Residents of five north central Iowa communities learned Thursday that their once-endangered post offices will remain open with reduced hours at the retail service counters.
Proposed new hours for the post offices in Badger, Clare, Goldfield, Vincent and Woolstock were announced by United States Postal Service officials during a series of sparsely attended public meetings Thursday.
"We're trying to match our work hours to our workload," said Rory Sullivan, the manager of post office operations for communities that have ZIP codes that begin with 504 and 505.
The announcement of new, reduced hours comes about a year after the Postal Service considered a plan to close hundreds of post offices across the country in response to growing financial losses.
"This is really a turnaround," Sullivan told about 10 people at the Badger post office. "We listened to the people. We want to stay in the communities."
The post offices in Clare and Goldfield will experience the biggest reductions in hours. In those communities, the number of hours that the customer service counter is open will be cut in half.
In Goldfield, the counter, called the window by postal workers, is now open from 8:30 a.m. to 4 p.m. The proposed new hours are 7:30 a.m. to 11:30 a.m.
The window at the Clare post office is now open from 7 a.m. to 4 p.m. The proposed new hours are noon to 4 p.m.
In Woolstock, the window is open from 11:15 a.m. to 2:15 p.m. The proposed new hours are 10:45 a.m. to 12:45 p.m.
In Badger, the window at the post office will remain open for four hours a day. However, those hours will be shifted from the morning to the afternoon. The window is now open from 9 a.m. to 1 p.m. The proposed new hours are noon to 4 p.m.
In Vincent, the postal window will be open for 45 minutes less each day. It is now open from 1:30 p.m. to 4:15 p.m. The new proposed hours are 1:30 p.m. to 3:30 p.m.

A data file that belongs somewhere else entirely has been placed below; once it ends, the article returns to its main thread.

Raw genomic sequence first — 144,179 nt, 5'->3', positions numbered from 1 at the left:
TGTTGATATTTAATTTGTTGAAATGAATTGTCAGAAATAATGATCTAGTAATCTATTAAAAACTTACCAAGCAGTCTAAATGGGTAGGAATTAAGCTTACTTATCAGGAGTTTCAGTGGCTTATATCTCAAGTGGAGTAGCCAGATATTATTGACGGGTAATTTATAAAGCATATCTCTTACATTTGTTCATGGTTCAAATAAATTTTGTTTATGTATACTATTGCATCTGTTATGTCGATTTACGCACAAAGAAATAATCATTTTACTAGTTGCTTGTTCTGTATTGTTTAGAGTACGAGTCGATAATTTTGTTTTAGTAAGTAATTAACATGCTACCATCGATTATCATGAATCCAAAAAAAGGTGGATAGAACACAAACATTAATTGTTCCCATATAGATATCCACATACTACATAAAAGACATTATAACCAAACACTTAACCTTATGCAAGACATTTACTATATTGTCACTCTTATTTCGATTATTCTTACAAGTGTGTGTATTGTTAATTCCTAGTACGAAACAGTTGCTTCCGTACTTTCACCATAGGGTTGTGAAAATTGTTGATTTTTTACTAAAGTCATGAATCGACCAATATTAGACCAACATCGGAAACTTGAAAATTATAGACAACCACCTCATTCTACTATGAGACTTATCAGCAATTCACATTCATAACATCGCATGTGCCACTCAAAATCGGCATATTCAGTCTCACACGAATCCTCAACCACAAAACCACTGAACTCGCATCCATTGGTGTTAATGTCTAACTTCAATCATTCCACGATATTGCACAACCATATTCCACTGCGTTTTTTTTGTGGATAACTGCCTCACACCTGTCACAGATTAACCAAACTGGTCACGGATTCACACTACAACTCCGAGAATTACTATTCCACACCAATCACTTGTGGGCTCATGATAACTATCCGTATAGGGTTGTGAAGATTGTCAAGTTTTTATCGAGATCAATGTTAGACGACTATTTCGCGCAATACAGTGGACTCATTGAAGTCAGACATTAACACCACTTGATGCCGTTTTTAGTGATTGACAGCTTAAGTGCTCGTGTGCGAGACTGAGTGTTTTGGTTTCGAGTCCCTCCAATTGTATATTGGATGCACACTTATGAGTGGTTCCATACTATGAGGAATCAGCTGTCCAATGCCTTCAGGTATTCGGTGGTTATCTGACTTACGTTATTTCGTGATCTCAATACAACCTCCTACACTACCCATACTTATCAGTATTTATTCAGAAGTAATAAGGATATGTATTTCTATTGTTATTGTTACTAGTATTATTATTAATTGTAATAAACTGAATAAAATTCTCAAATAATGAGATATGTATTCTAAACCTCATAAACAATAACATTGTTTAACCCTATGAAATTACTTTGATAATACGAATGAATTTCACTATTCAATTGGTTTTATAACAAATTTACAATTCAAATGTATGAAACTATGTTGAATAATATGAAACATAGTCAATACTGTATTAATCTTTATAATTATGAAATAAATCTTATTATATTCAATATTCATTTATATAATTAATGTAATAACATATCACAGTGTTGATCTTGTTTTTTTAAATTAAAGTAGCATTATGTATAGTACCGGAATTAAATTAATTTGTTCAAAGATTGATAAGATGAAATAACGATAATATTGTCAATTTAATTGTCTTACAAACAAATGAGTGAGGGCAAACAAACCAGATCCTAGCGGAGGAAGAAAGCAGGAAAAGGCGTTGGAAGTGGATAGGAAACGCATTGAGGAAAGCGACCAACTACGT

Sullivan said the new hours are proposals that could still be changed in the next week. He said the new hours will go into effect around Nov. 17.
He acknowledged that the new hours won't be ideal for every resident of the affected communities.
''We're not going to fit everybody's needs,'' he said.
Public reaction to the new hours was mixed. In Badger, a man responded to the announcement with profanity-laced criticism while in Clare a couple people in the audience said, "four hours is better than no hours."
The proposed new hours do not affect the area of each post office where the mail boxes are located. Sullivan said those areas will generally be open 24 hours a day.
He added that the times at which mail is picked up from the big blue mailboxes outdoors in each community will remain the same.
According to Sullivan, all rural mail carriers pick up the mail for their routes at the processing center in Fort Dodge, so their work won't be changed by the revised hours.
Sullivan said postal managers looked at a year's worth of data to determine the proposed new hours. They also examined the Postal Service's transportation system and community input gathered through surveys.